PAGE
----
Tuesday, September 17, 2019

Julián Rios, Larva: Midsummer Night's Babel (1983)

Julián Rios (1941- ) is a Spanish novelist, but that is also the name of a prolific pornographic actor. I find this extremely appropriate and great, given the concerns here. One of novelist-Rios' other books is called La Vida sexual de las palabras (The Sex Life of Words), which...yup.

This is almost certainly the most abstruce novel I've ever read; it's probably fairly comparable in that regard to Finnegans Wake. The story, insofar as it's possible to make out: the protagonist is known as Milalias ("A thousand aliases"), disguised as Don Juan, at a party/orgy at a decaying mansion in London, in pursuit of a woman named Babelle (probably the wordplay is obvious) disguised as Sleeping Beauty. A lot of other characters, often from far-flung countries and cultures, flit through the text. There are sex, drugs and rock and roll in abundnace. Dreams, hallucinations, the threat of terrorism. The book is structured with the main text (if "main" means anything here) on the right-hand page and footnotes glossing the text on the left; some of these point the reader to one of a series of "Pillow Notes" after the main body of the novel; this is where you're going to find the closest thing to "normal" narrative in the novel, detailing past and current episodes in Milalias' and Babelle's life and providing more detail on the secondary characters (to the extent that such things exist). And--the main thing--the whole thing is an absolute torrent of puns and wordplay; the multiple unreliable meanings of words are reflected in the costume party--everyone wearing masks--and of course there's the inevitable thing where linguistic proliferation and sex are intertwined. Did I say "of course there's the inevitable thing?" God I'm insufferable.

I will say that there is something to be said for surrendering control in a text like this (a thematically-relevant sadomasochistic element?). We have this very strongly-ingrained idea that we need to know what's happening in a book; to feel like we're in control. You will not get very far with that attitude in a text like this, however. On a narrative level...expect very little. But there is definitely a certain pleasure to be had in the verbal drunkenness.

And yet, I'm not wholly satisfied (oh god, that's another sex thing, isn't it?), for reasons that aren't necessarily the book's fault. Reread that little stab at a plot description above, and then go to goodreads and look at any of the reviews of this, and you'll see, at most, some version of that. This is a five-hundred-fifty-page book (not counting the map and series of photographs in the back). There's a lot of here here. And that's really all we can get out of it, plotwise? Yes, yes, in a novel like this the structure is probably more important than the plot per se, but really, they're intertwined. The one doesn't go withotu the other. And I can't help feeling that there's something lazy about just saying "wow, look how crazy and pun-laden this all is, and don't expect to parse it, just revel in the language!" Yeah, okay. But that strikes me as a very surface-level way to approach the text. You'd definitely have to give it multiple close readings to get more out of it, to really evaluate what it's doing and the extent to which it works. But I didn't give it that, and I'm not convinced that anyone has, and that's why this is the first book I've read that I haven't given a semi-arbitrary star rating to on goodreads, and I don't trust any of the people who have, whether positive or negative. The thing about Finnegans Wake is, there's a regular cottage industry devoted to readers' guides thereto, to help you figure out what the deal is. But there sure isn't anything like that for Larva, at least in English. So we're sort of stuck. Has any anglophone reader really "gotten" this? I remain fiercely agnostic.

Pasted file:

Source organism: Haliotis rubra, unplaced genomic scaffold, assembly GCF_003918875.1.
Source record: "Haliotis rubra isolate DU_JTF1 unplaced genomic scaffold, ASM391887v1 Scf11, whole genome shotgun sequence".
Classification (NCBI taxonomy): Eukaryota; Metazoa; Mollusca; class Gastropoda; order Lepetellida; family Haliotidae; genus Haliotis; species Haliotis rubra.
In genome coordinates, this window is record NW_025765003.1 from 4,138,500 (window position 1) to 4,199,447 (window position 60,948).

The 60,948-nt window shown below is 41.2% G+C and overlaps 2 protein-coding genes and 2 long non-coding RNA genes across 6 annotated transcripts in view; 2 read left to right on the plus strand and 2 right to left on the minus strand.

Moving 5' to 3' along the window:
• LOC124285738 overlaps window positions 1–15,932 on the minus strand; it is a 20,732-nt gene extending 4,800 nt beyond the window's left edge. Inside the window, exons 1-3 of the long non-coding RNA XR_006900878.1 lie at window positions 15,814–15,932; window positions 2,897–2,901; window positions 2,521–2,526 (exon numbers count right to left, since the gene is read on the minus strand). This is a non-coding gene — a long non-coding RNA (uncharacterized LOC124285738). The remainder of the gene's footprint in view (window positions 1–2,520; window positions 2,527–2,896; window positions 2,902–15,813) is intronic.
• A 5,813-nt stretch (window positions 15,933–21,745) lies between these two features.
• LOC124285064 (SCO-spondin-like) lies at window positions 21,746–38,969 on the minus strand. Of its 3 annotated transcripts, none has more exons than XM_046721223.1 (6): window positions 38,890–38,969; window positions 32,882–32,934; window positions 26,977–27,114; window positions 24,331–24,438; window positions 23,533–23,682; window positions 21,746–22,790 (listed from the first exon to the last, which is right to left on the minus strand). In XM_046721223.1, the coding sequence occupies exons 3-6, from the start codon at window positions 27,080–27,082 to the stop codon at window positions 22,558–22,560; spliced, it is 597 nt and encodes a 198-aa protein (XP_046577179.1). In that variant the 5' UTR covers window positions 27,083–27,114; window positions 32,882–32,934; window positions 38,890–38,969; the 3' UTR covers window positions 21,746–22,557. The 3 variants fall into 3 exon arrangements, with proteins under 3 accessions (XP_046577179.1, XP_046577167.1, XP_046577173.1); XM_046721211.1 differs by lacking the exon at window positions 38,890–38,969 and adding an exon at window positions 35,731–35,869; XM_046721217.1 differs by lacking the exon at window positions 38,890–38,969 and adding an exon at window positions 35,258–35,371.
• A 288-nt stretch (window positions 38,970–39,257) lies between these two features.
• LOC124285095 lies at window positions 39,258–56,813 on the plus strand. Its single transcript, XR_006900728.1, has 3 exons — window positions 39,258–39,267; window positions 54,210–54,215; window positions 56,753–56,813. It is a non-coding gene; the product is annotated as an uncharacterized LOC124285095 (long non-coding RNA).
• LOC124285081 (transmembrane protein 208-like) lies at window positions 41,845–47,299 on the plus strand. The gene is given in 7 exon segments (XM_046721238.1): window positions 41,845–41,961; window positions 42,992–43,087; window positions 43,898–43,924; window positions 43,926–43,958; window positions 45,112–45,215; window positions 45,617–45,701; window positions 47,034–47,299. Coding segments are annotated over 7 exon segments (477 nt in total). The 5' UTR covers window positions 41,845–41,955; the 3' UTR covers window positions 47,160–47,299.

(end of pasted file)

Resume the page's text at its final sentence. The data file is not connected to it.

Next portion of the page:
Well, at least the translation is a marvel. At least, as far as I can tell. I said this about Cabrera Infante's Three Trapped Tigers, and I'll say it again: this does not feel like it's been translated, like there's a certain remove from the text. It must have involved huge amounts of revision and creative thinking, but there it is. If you're gonna translate something like this, you might as well do it in style. it's by the author along with Richard Alan Francis and Suzanne Jill Levine. The latter was one of the translators of Three Trapped Tigers, so maybe I shouldn't be surprised, but I am very impressed (and slightly mystified: Levine is pretty well-known, with a wikipedia page and everything, but Francis: nothin'. A bunch of unrelated Richards Alan Francis If you search for "'richard allan francis' 'translator,'" you'll get references to this and one other Rios book that he worked on. How can someone remain so anonymous?). In one of the back-cover blurbs, no less a writer than Carlos Fuentes asserts that "this adventure in the Spanish language easily translates into English because the creative urge is the same in both, and because Rios is the most cosmopolitan of contemporary writers," a sentiment which strikes me as insane gibberish. I don't think there was anything easy about this.

I don't know if I want to read more of Rios. He has several other books featuring the same characters, which isn't as enticing a prospect as you might hope, and if they're in the same style as this, I might not find them super-edifying. The next one is called Poundemonium, and given that I bounced very hard off Ezra Pound when I had to read him in grad school, I'm not convinced that an experimental tribute to the man would do much for me. Still, never say never. In spite of my mild skepticism, I really do think it's important and valuable for writers to push the limits of narrative as far as they'll go, whether or not the results are always wholly satisfying.


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